« Back to Publications

Will social impact bonds change the world?

Mike Steketee writes in Inside Story (4.10.16) about the interest shown by some governments in Australia for implementing ‘social impact bonds’, a means of outsourcing public service and program provision to private interests, introduced in the UK a handful of years ago.

‘NSW premier Mike Baird says they have the “potential to change the world.” When he was still social services minister, Scott Morrison said he was “very keen” to explore them further. According to an OECD study, “few social policy tools have been disseminated so far and so fast”.

‘Social impact bonds, or social benefit bonds as they are called in New South Wales, are generating enough excitement to make Malcolm Turnbull proud. Not only that, they fit right into his innovation agenda, holding out the promise of a new way to tackle some of our most intractable social problems. They also tap into a growing market for investments aimed at doing good as well as earning a return.

‘The idea is to harness the resources of private investors to fund social programs at a time when governments feel increasingly constrained. The investors get a return only if the programs are successful, meaning some of the risk is transferred from taxpayers to private individuals and payments are based on outcomes rather than what the program happens to cost.

‘Pioneered in Britain six years ago, social impact bonds have spread rapidly, with sixty launched in fifteen countries. In Australia, Barry O’Farrell’s Coalition government in New South Wales was the first to announce a trial of the bonds in 2011, when Mike Baird, as treasurer, acted on a report commissioned by the former Labor government. Now Baird’s government is running two bonds aimed at reducing the rate of foster and institutional care for children. In July, it announced a third designed to reduce reoffending rates among ex-prisoners.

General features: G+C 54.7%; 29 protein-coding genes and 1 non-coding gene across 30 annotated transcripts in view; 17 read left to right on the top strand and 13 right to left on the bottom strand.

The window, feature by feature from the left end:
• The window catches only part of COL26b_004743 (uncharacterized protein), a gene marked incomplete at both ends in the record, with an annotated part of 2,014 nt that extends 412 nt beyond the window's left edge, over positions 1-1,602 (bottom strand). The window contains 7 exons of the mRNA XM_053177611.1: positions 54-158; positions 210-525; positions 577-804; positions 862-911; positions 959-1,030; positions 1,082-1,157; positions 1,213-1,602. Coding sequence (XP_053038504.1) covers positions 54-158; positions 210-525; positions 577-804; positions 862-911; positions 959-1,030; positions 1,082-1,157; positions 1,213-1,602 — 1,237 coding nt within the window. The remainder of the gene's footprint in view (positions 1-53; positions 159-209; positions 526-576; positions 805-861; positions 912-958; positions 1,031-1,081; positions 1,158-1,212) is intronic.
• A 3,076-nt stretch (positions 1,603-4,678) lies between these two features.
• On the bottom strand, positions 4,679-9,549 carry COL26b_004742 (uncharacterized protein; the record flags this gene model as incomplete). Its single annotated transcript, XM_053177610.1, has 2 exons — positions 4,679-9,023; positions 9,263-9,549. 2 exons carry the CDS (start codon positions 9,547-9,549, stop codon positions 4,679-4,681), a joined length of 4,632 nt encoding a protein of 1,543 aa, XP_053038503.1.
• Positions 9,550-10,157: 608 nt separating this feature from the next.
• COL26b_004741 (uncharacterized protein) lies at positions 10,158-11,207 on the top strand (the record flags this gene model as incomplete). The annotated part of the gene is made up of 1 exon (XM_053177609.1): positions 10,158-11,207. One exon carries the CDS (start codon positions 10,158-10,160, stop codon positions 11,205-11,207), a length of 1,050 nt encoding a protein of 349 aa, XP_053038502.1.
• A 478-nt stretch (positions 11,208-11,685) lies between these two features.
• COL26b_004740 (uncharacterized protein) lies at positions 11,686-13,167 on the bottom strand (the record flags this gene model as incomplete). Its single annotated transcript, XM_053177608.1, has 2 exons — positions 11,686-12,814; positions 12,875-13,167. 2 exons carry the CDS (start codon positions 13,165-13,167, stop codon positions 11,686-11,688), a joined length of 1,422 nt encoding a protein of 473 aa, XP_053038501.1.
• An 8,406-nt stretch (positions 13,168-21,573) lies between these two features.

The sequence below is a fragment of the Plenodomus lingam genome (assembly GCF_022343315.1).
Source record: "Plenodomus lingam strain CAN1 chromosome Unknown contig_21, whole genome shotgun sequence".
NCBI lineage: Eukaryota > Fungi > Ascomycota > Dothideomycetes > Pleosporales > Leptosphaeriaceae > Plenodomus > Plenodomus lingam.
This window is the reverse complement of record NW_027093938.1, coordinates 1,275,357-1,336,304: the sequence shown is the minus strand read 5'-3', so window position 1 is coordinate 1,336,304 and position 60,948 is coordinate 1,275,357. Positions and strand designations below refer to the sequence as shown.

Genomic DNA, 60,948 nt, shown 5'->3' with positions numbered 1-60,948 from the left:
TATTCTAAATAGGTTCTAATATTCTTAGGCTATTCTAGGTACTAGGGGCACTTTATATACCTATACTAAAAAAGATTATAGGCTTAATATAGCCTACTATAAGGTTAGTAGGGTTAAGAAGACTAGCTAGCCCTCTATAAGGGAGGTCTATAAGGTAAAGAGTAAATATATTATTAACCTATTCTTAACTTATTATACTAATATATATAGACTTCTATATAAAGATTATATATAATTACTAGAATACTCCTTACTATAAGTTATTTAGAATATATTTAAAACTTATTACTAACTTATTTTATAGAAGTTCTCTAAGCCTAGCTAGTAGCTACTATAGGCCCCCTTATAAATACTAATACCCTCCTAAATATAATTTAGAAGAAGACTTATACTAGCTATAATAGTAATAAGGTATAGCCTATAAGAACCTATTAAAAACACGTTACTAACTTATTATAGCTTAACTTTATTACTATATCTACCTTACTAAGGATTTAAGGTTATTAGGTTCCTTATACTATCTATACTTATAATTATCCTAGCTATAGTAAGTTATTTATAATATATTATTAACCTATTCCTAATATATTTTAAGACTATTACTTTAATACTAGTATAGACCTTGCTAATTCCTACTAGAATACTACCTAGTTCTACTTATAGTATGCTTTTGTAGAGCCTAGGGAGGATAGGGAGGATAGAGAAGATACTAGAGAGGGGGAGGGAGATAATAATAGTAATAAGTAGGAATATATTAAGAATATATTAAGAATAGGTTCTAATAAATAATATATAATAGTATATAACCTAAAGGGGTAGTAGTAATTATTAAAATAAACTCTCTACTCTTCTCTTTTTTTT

‘ … Labor governments may not be quite as gung-ho about the idea, but Victoria, Queensland and South Australia have all announced pilot programs, or have plans to do so, in areas including drug and alcohol treatment programs, homelessness, prisoner reoffending and out-of-home care for Indigenous children.’

The TJRyan Foundation does not guarantee the accuracy, currency or completeness of any information or material available on this website. The TJRyan Foundation reserves the right to change information or material on this website at any time without notice. Links from this site to external, non-TJRyan Foundation websites should not be construed as implying any relationship with and/or endorsement of the external site or its content by the TJR Foundation, nor any commercial relationship with the owners of any external site. Should any TJRyan research project be funded by an individual or organisation the source of funding will be stated beside the research report. In all other cases contributions are provided on a pro bono basis.
Receive the latest news

Subscribe To Our Newsletter

Get notified about new articles

This field is for validation purposes and should be left unchanged.